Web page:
Anyone who still thinks female sexuality is defined by lack, take note: three substantial exhibitions running concurrently in New York recently presented vaginas in rather stunning abundance. Two of the exhibitions were wonderfully various group shows called “The Visible Vagina.” (They appeared at the Francis Naumann and David Nolan galleries.) The third was Ida Applebroog’s “Monalisa,” the centerpiece of which was an installation of the same name using images derived from more than 150 drawings of her own vulva that the artist made in 1969; dozens of the originals were also on view.

Monalisa (2009) is built on a wooden scaffold nearly 10 feet high and roughly 12 feet on each side; its upright studs (the humor of construction terminology is not subtle) are spanned both inside and out by digitally manipulated versions of Applebroog’s 40-year-old drawings, which she made lying in a tub and using a mirror. Greatly varied in detail and graphic approach, they range from reticent to bold, wispy to lush. Water damage that occurred in storage adds atmosphere to many. As output onto vellumlike Mylar and gampi paper, they are each distinctive enough to seem like faces thrust against misted windows. Since those on the inside could only be glimpsed through narrow openings, viewers had to press their faces against the metaphoric glass in turn, assuming a position both beseeching and erotic.

Applebroog also included images of two actual faces in Monalisa, one over life-size and staring boldly from the middle of the exterior front wall, though its dark sepia contours are liquid enough to seem in danger of sliding off the surface. The second sits atop a body to which it appears ill suited, the whole rendered in saturated blood red. A single piercing blue eye stares straight out; the figure’s other eye is obscured by a thatch of hair. A kewpie-doll mouth pouts. The body below is lumpy and childish; one leg is bent, exposing the girl’s pudendum. Based on a greatly enlarged photo of one of the tiny figures Applebroog has lately been forming in nondrying clay expressly for use in such compositions, this image is a powerfully disturbing mix of defiant sensuality and infantile helplessness.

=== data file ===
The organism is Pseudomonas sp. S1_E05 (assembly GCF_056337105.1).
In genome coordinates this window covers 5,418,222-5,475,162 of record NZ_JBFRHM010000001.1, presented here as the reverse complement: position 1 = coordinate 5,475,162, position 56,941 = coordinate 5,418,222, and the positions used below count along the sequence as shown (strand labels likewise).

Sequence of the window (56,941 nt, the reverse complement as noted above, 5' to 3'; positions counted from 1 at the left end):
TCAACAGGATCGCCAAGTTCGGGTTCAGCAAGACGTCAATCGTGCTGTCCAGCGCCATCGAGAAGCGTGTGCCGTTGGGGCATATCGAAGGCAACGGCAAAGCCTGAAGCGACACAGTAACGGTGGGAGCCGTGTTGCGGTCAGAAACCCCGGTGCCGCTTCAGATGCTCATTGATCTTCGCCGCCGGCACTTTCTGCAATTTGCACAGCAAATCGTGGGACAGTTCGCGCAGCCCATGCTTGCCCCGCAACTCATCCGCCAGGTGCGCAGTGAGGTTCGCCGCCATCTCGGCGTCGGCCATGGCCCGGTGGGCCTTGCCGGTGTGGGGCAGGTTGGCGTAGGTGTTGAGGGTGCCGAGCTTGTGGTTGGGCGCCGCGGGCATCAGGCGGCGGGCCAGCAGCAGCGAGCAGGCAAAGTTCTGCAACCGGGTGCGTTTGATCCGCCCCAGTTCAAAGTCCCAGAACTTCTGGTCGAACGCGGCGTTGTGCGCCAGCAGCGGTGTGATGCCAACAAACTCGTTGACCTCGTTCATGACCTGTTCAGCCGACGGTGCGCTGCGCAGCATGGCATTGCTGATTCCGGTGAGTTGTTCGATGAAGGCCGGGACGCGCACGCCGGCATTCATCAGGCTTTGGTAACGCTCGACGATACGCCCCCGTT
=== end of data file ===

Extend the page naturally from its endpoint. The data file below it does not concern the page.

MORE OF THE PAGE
Ranging across nearly a century of art production with work by artists from Picasso to Carolee Schneemann to David Humphrey and Michelle Segre, and accompanied by a substantial catalogue and a lively panel discussion, “The Visible Vagina” had an irrepressible spirit of collective celebration. By contrast—and the comparison was useful—Applebroog’s show was retrospective and profoundly personal. Its repetitions were those of furious concentration, loneliness and deep private pleasure. Though a much broader exhibition of the 81-year-old Applebroog’s remarkable, often devastating work would be widely welcomed, this was a terrific tease.

Photo: View of Ida Applebroog’s installation Monalisa, 2009, gampi, Mylar, ink, wood and mixed mediums, approx. 9 by 12 by 12 feet overall; at Hauser and Wirth.